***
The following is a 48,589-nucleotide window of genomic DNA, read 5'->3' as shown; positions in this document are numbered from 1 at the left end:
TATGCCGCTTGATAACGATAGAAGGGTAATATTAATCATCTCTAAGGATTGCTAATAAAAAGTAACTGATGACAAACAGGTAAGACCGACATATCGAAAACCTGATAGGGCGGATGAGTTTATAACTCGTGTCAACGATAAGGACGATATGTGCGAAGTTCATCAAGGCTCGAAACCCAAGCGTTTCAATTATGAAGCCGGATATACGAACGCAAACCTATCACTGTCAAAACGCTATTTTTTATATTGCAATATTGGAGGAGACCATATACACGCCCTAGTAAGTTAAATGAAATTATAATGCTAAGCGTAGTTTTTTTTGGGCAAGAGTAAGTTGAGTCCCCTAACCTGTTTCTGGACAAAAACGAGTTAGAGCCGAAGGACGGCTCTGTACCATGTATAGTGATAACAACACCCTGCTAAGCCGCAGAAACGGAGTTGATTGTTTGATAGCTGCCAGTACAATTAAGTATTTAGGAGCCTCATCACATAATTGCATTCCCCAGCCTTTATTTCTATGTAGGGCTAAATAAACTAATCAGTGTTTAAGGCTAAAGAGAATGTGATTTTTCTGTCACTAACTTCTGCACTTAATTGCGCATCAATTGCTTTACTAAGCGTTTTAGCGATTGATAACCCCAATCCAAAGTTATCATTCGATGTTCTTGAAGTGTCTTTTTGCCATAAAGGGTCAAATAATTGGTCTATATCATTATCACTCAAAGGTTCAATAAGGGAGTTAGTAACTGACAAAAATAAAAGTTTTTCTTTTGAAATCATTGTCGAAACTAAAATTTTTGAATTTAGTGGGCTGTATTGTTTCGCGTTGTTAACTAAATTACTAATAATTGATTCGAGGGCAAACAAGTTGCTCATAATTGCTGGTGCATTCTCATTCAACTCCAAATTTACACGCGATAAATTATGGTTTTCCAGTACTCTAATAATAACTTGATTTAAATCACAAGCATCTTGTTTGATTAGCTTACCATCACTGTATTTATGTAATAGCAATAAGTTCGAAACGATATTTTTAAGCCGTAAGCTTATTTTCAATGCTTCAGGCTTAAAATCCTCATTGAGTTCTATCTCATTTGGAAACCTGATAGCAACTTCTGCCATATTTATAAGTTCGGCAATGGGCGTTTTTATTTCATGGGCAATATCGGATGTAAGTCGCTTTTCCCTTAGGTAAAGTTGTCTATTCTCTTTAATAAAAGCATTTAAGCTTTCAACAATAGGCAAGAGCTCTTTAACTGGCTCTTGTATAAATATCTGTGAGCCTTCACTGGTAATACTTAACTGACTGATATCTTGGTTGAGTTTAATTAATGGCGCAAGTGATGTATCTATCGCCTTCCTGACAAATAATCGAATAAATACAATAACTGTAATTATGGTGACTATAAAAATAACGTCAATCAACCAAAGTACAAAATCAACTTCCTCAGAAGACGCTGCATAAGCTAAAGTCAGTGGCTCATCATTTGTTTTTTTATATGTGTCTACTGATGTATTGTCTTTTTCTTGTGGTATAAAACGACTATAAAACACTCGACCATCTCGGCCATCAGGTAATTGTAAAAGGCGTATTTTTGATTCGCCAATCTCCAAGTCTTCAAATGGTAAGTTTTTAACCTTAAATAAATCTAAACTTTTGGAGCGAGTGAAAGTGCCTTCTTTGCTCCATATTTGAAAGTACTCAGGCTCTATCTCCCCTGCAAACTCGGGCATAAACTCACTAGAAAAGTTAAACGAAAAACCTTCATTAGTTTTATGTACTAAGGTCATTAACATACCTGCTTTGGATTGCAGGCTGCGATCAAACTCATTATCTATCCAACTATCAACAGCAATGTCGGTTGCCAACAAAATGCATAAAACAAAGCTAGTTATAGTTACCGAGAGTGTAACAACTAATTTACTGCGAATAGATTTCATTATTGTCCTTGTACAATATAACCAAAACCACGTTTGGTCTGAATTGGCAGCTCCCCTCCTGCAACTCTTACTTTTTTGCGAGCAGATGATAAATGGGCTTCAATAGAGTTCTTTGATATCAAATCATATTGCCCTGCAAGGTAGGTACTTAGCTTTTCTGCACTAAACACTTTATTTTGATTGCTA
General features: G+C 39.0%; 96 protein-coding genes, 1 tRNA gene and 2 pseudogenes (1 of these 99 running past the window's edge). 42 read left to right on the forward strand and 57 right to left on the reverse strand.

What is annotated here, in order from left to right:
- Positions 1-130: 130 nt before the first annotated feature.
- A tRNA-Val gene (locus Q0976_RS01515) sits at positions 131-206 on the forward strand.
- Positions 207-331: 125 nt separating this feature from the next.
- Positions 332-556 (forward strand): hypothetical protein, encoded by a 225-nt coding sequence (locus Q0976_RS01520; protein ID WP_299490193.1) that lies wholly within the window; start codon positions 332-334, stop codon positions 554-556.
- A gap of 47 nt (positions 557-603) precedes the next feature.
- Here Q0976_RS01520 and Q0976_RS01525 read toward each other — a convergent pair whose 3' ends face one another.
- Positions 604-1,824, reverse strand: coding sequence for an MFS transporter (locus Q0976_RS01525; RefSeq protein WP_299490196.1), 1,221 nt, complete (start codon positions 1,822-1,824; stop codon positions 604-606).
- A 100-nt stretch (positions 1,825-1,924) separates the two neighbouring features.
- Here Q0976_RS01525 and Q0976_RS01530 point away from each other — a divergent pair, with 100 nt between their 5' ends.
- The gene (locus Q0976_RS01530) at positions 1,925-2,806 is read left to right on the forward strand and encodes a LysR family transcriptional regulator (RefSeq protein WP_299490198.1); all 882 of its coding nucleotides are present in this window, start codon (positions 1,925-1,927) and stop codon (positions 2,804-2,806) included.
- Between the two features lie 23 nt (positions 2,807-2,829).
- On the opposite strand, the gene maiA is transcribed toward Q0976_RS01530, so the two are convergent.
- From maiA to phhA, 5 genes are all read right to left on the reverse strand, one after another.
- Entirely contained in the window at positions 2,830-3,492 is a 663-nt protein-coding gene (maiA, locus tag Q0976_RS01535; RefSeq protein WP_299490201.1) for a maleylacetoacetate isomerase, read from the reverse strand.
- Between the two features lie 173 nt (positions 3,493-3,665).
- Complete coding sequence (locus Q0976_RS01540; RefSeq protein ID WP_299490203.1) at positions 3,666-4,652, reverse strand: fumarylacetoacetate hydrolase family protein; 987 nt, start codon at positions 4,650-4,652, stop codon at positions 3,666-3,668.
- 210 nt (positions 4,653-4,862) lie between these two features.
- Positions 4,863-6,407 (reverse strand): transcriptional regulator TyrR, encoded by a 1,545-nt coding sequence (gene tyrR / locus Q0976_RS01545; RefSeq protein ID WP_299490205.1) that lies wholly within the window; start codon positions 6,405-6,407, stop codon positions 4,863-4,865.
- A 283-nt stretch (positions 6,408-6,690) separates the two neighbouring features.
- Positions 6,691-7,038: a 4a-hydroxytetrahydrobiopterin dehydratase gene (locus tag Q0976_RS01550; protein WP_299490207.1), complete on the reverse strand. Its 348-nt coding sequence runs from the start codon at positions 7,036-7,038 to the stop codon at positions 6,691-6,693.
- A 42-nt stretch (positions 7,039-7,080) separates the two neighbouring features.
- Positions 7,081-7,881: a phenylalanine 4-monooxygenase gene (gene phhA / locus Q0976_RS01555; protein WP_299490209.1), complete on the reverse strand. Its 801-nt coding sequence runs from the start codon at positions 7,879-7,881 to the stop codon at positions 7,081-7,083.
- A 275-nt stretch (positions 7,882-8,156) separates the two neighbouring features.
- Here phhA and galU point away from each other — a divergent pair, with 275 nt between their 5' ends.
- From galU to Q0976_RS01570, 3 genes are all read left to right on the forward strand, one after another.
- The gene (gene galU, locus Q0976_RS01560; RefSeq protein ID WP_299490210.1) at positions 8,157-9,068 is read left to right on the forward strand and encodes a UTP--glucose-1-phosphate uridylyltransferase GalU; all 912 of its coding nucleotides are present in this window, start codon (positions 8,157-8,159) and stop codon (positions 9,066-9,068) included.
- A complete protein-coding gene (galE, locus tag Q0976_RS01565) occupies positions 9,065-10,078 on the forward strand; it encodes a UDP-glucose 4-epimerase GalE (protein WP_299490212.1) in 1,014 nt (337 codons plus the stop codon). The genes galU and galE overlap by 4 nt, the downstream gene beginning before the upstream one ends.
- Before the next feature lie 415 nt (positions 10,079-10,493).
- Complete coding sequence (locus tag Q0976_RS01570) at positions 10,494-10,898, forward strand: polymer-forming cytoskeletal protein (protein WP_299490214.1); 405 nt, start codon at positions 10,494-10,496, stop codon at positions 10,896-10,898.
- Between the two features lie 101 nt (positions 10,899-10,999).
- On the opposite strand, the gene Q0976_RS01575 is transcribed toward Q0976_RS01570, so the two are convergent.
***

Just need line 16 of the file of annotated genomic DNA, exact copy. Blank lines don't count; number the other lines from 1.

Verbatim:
- On the opposite strand, the gene maiA is transcribed toward Q0976_RS01530, so the two are convergent.